These days, nearly everything – and everyone – is online, including retirement plan participants. Participants can use their plan’s websites or online portal to do just about anything – enroll (or disenroll), make or change contribution elections, select or change investment options, request distributions, etc.
Not surprisingly, the design of a plan’s website/portal can affect participants’ retirement decision-making. For instance, a 2020 study by professors at UCLA and Carnegie Mellon showed how changes to a site’s color schemes, use of standardized language, and display of the plan’s default investment rates could increase participant enrollment and contribution rates. Likewise, other recent studies have shown how using “responsive design” in the creation of plan websites/portals1 can boost participant engagement, and how using simplified language can optimize the effectiveness of plan communications.
As plan sponsors become more attuned to the impact their plan websites/portals can have on overall participant experience, a recent case in the Northern District of Illinois, Bernstein-Ellis v. AT&T Pension Plan and AT&T Services, Inc. (No. 20 C 7010 (N.D. Ill. May. 17, 2021)), serves as a reminder to plan fiduciaries to consider how their plan’s online presence may affect their fiduciary obligations to participants.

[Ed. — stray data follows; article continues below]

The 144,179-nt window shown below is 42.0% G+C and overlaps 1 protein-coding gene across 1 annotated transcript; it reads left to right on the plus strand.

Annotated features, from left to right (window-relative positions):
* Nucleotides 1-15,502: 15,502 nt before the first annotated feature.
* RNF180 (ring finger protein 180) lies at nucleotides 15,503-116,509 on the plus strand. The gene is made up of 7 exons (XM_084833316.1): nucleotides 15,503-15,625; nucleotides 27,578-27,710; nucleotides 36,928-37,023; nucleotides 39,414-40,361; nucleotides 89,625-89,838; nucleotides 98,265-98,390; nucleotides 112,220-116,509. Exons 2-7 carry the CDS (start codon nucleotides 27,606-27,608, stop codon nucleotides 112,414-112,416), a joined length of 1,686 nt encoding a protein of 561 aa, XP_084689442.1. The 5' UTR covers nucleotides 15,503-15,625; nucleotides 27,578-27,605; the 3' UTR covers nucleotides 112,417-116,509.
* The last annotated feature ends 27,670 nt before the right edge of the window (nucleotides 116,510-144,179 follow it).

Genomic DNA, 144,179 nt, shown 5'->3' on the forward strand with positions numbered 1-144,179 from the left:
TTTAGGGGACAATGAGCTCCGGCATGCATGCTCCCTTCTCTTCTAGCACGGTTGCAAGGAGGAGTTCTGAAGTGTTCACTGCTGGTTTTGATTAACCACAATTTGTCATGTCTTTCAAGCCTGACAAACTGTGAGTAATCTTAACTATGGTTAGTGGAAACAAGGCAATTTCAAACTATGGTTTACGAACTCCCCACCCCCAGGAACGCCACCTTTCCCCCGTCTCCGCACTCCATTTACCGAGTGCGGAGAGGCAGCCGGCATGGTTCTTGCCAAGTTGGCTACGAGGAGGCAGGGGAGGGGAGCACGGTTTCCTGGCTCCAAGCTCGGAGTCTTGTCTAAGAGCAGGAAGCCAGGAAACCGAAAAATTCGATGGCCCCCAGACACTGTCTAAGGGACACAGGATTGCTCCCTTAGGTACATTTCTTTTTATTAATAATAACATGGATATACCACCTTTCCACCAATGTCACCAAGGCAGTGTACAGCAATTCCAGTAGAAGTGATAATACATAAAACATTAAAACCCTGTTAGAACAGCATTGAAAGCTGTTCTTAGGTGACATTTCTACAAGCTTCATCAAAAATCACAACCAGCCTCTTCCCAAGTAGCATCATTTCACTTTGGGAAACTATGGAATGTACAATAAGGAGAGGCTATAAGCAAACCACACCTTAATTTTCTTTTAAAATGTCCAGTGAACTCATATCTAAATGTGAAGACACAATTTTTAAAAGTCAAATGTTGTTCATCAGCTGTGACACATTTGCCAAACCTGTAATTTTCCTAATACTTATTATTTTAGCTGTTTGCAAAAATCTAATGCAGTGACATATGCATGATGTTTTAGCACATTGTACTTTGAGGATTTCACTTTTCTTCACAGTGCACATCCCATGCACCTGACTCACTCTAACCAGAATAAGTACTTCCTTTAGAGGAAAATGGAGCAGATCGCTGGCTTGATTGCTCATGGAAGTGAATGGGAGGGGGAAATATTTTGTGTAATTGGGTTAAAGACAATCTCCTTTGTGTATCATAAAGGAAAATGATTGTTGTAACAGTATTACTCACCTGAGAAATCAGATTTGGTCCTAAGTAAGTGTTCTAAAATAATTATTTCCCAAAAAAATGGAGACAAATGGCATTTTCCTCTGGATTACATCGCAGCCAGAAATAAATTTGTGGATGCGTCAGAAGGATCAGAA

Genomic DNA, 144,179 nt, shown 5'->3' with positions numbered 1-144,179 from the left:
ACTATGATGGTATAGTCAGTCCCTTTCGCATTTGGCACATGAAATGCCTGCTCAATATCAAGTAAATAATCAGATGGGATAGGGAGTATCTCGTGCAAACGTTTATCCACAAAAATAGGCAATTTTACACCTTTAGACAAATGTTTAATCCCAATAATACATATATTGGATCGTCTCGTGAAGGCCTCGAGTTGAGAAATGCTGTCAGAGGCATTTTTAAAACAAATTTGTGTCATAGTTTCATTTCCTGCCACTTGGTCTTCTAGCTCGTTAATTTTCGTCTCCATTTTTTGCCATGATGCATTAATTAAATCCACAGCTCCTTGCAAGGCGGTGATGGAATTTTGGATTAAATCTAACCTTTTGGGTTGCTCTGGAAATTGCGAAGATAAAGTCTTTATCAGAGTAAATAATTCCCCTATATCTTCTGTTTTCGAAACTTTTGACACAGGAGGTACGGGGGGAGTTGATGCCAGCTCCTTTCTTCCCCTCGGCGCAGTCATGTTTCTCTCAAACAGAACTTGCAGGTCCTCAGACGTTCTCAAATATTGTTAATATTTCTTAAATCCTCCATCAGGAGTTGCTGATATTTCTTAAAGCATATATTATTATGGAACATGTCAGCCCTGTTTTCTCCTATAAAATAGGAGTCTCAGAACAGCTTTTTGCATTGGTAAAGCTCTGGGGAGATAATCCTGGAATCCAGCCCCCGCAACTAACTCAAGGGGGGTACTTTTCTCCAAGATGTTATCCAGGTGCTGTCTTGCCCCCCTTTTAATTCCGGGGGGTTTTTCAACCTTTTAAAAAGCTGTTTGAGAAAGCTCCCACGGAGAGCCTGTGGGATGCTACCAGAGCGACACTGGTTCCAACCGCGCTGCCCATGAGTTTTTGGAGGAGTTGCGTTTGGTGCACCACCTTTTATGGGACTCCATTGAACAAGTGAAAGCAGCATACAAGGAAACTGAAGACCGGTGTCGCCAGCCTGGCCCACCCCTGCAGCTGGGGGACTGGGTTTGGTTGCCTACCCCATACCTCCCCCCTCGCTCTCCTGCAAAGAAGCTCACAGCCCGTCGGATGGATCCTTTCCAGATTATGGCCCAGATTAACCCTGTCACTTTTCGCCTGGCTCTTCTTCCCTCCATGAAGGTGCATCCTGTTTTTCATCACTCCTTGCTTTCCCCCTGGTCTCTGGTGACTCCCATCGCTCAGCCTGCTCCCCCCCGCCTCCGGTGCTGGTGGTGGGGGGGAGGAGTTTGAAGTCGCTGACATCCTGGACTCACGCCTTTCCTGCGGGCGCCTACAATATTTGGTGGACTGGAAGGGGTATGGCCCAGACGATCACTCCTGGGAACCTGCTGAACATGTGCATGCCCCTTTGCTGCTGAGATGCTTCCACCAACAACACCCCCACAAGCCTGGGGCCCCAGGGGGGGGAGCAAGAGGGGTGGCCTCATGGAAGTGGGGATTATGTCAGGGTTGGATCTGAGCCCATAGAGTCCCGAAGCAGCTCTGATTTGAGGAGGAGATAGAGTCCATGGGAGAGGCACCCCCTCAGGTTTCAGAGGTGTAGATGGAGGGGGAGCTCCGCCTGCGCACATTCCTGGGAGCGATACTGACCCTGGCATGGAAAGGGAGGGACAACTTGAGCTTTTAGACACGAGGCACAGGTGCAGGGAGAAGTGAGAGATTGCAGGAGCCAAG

The plaintiff in the case was the surviving spouse of a former employee of the defendant company. The employee took a leave of absence and began receiving employer-provided disability benefits after he was diagnosed with an aggressive form of cancer. Just days before his scheduled retirement date, the employee died.
The plaintiff alleged that, before his death, the employee tried to use the plan’s website to accelerate his planned retirement date (thereby allowing the plaintiff to receive a 100% survivor benefit from the plan). However, allegedly finding navigation of the plan’s website confusing and frustrating, the employee could not determine how to make a pension election, and no changes were made. The employee later emailed his direct supervisor (who was not a plan fiduciary or representative) to inform her of his health situation. While noting his scheduled retirement date and his desire to manage his situation the “best as I can to set my wife up,” the employee provided his supervisor with few additional details.